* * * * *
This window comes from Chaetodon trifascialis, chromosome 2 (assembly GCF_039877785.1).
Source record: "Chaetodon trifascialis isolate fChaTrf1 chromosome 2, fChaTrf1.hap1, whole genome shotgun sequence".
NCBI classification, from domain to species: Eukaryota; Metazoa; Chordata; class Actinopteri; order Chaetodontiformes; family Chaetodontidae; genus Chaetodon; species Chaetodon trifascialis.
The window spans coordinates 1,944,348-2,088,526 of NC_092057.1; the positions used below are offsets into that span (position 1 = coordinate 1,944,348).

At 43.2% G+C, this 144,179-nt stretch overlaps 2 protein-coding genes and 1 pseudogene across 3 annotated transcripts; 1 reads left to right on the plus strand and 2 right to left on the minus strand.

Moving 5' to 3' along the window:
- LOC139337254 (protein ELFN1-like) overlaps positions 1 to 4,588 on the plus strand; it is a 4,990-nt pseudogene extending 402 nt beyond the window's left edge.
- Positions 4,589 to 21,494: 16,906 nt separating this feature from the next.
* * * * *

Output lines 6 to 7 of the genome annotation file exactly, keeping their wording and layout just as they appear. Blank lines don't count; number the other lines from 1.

Moving 5' to 3' along the window:
- LOC139337254 (protein ELFN1-like) overlaps positions 1 to 4,588 on the plus strand; it is a 4,990-nt pseudogene extending 402 nt beyond the window's left edge.